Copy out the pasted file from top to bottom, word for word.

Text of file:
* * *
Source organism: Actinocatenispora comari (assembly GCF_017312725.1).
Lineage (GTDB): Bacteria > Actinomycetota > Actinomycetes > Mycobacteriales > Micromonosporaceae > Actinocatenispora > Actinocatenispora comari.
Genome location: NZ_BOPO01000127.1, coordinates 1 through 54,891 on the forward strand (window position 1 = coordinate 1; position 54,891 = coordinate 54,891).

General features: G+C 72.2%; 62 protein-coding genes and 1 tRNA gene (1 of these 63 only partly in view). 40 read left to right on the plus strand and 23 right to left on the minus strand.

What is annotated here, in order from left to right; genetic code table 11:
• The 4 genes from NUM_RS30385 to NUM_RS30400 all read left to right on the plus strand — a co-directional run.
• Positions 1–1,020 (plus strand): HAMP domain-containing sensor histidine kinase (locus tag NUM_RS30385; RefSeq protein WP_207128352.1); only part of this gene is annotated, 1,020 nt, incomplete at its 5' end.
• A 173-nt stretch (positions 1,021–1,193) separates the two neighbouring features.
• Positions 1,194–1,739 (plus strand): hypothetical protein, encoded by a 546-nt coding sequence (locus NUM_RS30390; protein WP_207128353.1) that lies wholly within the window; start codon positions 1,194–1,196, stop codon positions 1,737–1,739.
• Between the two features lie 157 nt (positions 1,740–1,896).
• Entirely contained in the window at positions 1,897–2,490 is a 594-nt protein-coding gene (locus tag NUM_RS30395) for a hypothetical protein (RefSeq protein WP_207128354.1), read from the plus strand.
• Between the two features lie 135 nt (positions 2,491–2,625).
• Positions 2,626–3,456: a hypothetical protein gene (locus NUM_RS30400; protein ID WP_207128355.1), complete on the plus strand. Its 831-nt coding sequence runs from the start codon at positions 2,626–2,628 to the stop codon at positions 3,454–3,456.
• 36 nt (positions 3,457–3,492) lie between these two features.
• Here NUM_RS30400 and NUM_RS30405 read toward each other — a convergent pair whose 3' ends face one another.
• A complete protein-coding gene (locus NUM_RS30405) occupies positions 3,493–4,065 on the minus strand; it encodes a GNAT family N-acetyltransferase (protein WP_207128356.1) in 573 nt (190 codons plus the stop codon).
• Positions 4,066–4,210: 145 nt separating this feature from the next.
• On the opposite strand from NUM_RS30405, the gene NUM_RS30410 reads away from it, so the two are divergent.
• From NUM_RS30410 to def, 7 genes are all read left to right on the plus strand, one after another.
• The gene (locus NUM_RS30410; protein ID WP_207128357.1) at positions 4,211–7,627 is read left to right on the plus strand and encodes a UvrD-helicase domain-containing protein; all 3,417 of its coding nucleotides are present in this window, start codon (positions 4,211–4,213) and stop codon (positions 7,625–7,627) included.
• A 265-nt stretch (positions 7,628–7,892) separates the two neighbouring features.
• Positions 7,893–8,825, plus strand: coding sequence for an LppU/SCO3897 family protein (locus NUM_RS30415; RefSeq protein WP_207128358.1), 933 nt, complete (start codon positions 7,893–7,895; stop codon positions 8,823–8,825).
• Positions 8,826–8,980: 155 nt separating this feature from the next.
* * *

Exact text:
Source organism: Actinocatenispora comari (assembly GCF_017312725.1).
Lineage (GTDB): Bacteria > Actinomycetota > Actinomycetes > Mycobacteriales > Micromonosporaceae > Actinocatenispora > Actinocatenispora comari.
Genome location: NZ_BOPO01000127.1, coordinates 1 through 54,891 on the forward strand (window position 1 = coordinate 1; position 54,891 = coordinate 54,891).

General features: G+C 72.2%; 62 protein-coding genes and 1 tRNA gene (1 of these 63 only partly in view). 40 read left to right on the plus strand and 23 right to left on the minus strand.

What is annotated here, in order from left to right; genetic code table 11:
• The 4 genes from NUM_RS30385 to NUM_RS30400 all read left to right on the plus strand — a co-directional run.
• Positions 1–1,020 (plus strand): HAMP domain-containing sensor histidine kinase (locus tag NUM_RS30385; RefSeq protein WP_207128352.1); only part of this gene is annotated, 1,020 nt, incomplete at its 5' end.
• A 173-nt stretch (positions 1,021–1,193) separates the two neighbouring features.
• Positions 1,194–1,739 (plus strand): hypothetical protein, encoded by a 546-nt coding sequence (locus NUM_RS30390; protein WP_207128353.1) that lies wholly within the window; start codon positions 1,194–1,196, stop codon positions 1,737–1,739.
• Between the two features lie 157 nt (positions 1,740–1,896).
• Entirely contained in the window at positions 1,897–2,490 is a 594-nt protein-coding gene (locus tag NUM_RS30395) for a hypothetical protein (RefSeq protein WP_207128354.1), read from the plus strand.
• Between the two features lie 135 nt (positions 2,491–2,625).
• Positions 2,626–3,456: a hypothetical protein gene (locus NUM_RS30400; protein ID WP_207128355.1), complete on the plus strand. Its 831-nt coding sequence runs from the start codon at positions 2,626–2,628 to the stop codon at positions 3,454–3,456.
• 36 nt (positions 3,457–3,492) lie between these two features.
• Here NUM_RS30400 and NUM_RS30405 read toward each other — a convergent pair whose 3' ends face one another.
• A complete protein-coding gene (locus NUM_RS30405) occupies positions 3,493–4,065 on the minus strand; it encodes a GNAT family N-acetyltransferase (protein WP_207128356.1) in 573 nt (190 codons plus the stop codon).
• Positions 4,066–4,210: 145 nt separating this feature from the next.
• On the opposite strand from NUM_RS30405, the gene NUM_RS30410 reads away from it, so the two are divergent.
• From NUM_RS30410 to def, 7 genes are all read left to right on the plus strand, one after another.
• The gene (locus NUM_RS30410; protein ID WP_207128357.1) at positions 4,211–7,627 is read left to right on the plus strand and encodes a UvrD-helicase domain-containing protein; all 3,417 of its coding nucleotides are present in this window, start codon (positions 4,211–4,213) and stop codon (positions 7,625–7,627) included.
• A 265-nt stretch (positions 7,628–7,892) separates the two neighbouring features.
• Positions 7,893–8,825, plus strand: coding sequence for an LppU/SCO3897 family protein (locus NUM_RS30415; RefSeq protein WP_207128358.1), 933 nt, complete (start codon positions 7,893–7,895; stop codon positions 8,823–8,825).
• Positions 8,826–8,980: 155 nt separating this feature from the next.